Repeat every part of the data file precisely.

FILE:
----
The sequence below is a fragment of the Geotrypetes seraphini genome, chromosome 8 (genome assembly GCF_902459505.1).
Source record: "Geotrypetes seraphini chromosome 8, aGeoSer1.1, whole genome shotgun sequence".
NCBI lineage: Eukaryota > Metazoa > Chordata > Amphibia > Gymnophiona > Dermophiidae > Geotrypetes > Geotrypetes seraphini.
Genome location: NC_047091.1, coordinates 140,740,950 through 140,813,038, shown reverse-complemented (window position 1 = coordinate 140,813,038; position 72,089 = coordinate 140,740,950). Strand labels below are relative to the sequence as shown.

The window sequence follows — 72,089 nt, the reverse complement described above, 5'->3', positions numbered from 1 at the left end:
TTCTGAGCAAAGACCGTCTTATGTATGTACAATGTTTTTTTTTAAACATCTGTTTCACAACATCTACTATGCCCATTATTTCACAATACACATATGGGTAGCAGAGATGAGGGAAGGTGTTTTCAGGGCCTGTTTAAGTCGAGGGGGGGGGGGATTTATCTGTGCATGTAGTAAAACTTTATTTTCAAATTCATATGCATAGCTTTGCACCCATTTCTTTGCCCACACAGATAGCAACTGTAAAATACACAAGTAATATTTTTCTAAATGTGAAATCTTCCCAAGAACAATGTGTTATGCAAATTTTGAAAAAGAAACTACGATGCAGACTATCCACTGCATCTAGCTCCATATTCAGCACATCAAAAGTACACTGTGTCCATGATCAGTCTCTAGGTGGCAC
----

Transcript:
The sequence below is a fragment of the Geotrypetes seraphini genome, chromosome 8 (genome assembly GCF_902459505.1).
Source record: "Geotrypetes seraphini chromosome 8, aGeoSer1.1, whole genome shotgun sequence".
NCBI lineage: Eukaryota > Metazoa > Chordata > Amphibia > Gymnophiona > Dermophiidae > Geotrypetes > Geotrypetes seraphini.
Genome location: NC_047091.1, coordinates 140,740,950 through 140,813,038, shown reverse-complemented (window position 1 = coordinate 140,813,038; position 72,089 = coordinate 140,740,950). Strand labels below are relative to the sequence as shown.

The window sequence follows — 72,089 nt, the reverse complement described above, 5'->3', positions numbered from 1 at the left end:
TTCTGAGCAAAGACCGTCTTATGTATGTACAATGTTTTTTTTTAAACATCTGTTTCACAACATCTACTATGCCCATTATTTCACAATACACATATGGGTAGCAGAGATGAGGGAAGGTGTTTTCAGGGCCTGTTTAAGTCGAGGGGGGGGGGGATTTATCTGTGCATGTAGTAAAACTTTATTTTCAAATTCATATGCATAGCTTTGCACCCATTTCTTTGCCCACACAGATAGCAACTGTAAAATACACAAGTAATATTTTTCTAAATGTGAAATCTTCCCAAGAACAATGTGTTATGCAAATTTTGAAAAAGAAACTACGATGCAGACTATCCACTGCATCTAGCTCCATATTCAGCACATCAAAAGTACACTGTGTCCATGATCAGTCTCTAGGTGGCAC